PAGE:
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Dr. Makram Sader

LEBANON - Finance

More Than Healthy

Secretary General, Association of Banks in Lebanon (ABL)


Makram Sader has been the Secretary General of the Association of Banks in Lebanon (ABL) since 1991, where he is actively involved in the reorganization of the banking industry, with an emphasis on regulations, along with highly recognized standards. He also acts as Chairman of Lebanon’s Banking Commission (ICC), a Board Member of the Caisse Nationale de la Sécurité Sociale (CNSS) in Lebanon, and an effective member of the Lebanese Economic and Social Council. He graduated from the University of Grenoble in France in 1979 with a PhD in Economics, and began his career teaching International Economics at the Lebanese University, carrying out at the same time several studies as a full time researcher at CERMOC. Between 1985 and 1991, he was nominated as the Director of Research & Studies at the Union of Arab Banks (UAB) and played a key role in inter-Arab cooperation on banking issues. Over 1998-1999, he contributed significantly to the elaboration of the Lebanese government’s five-year Financial Reform Program and headed up the Banking Commission within the Syro-Lebanese Businessmen Council.

How is the continued deficit in the balance of payments and falling capital inflows affecting the profitability and net returns of the Lebanese banking sector? Though we had a deficit […]

How is the continued deficit in the balance of payments and falling capital inflows affecting the profitability and net returns of the Lebanese banking sector?

Though we had a deficit in the balance of payments for the last three consecutive years—2011, 2012, and 2013—and in the amounts of $2 billion, $1.5 billion, and $1.1 billion, respectively, we believe that this shrinking deficit trend is likely to be discontinued over 2014. In fact, we had a surplus in the balance of payments in 1Q2014 of $301 million. In any case, the shift from a $3.3 billion surplus in the balance of payments in 2010 to a deficit of $2 billion in 2011 was associated with a drop in the profits of banks by 3.4%, then the profits slightly declined by 0.6% in the following year to increase by 4% in 2013 to the equivalent of $1.6 billion. It would seem, therefore, that the banks were able to adjust quickly to the new environment and minimize the adverse effects.

How exposed do you perceive Lebanon’s top banks to be to the country’s public debt risk?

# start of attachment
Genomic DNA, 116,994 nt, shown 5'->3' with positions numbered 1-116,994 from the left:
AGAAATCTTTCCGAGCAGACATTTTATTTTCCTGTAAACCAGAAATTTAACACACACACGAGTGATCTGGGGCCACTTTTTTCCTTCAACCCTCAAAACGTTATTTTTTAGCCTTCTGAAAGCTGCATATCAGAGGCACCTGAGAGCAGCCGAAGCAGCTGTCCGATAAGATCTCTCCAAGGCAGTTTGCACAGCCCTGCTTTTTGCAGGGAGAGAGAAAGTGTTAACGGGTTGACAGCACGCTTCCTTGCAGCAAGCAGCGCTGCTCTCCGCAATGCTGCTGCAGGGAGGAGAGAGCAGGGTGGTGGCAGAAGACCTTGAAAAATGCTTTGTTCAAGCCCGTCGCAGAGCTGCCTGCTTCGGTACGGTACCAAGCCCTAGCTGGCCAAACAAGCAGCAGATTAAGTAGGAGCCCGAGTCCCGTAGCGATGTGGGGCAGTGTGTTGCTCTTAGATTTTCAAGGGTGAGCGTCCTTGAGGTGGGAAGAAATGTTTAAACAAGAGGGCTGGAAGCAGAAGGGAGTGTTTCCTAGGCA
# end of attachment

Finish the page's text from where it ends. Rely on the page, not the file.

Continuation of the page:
The total claims of commercial banks on the public sector stabilized recently at 22.8% of total assets, while the share of foreign currency denominated claims is at 10.5%. We believe that this level of exposure is manageable, with the weighted life on government debt securities denominated in LBP close to 3.4 years, and that on securities denominated in foreign currencies around 5.5 years. Nevertheless, the banks are continuously pressing the government to speed up the needed reforms to keep on financing part of the government deficit; otherwise, they will only roll over existing debt.

In what ways is the Association of Bankers in Lebanon (ABL) working to combat money laundering in the local banking sector?

Combating organized crime and money laundering were high on the agenda of talks between the ABL Board of Directors and Interpol on January 28, 2014. ABL’s Board reviewed these issues with the Secretary General of Interpol Ronald Noble and his accompanying delegation, and both sides agreed to strengthen areas of cooperation to better combat financial crimes, such as money laundering and terrorist financing. Such talks follow similar regular discussions with the US Treasury and some US congressmen to assure compliance with the latest international regulations on Anti-Money Laundering/Combating the Financing (AML/CFT). Lebanon is not and has never been a part of the Financial Action Task Force (FATF) list of jurisdictions that are either subject to counter measures by the international regulatory bodies, or ones that have made sufficient progress in addressing the deficiencies in AML/CFT, or ones that have only recently provided a high level of political commitment to address deficiencies.

Lebanon is ahead of many countries in the region in meeting US Foreign Account Tax Compliance Act (FATCA) conditions and requirements. What conditions and requirements have been met and are still to be met?

The ABL developed early on a manual of policies and procedures for compliance with the US FATCA regulation with the valuable assistance of Deloitte for the banking sector. It covered many key points, which include the qualifications or competencies of the responsible officer, and a checklist for all pre-requisite actions for a bank to become compliant. Banks are constantly raising awareness of the issue to employees and customers. The IT departments are effecting the necessary cost changes and modifications, and many banks have started to register with the IRS. A questionnaire for FATCA compliance readiness was developed and circulated by the ABL recently. The responses were positive in terms of the appointment of a project sponsor and a responsible officer. A FATCA steering committee is also in place as well as the procedures for opening new accounts incorporating FATCA requirements. Overall, most banks are ready and will hopefully comply fully by the due date.



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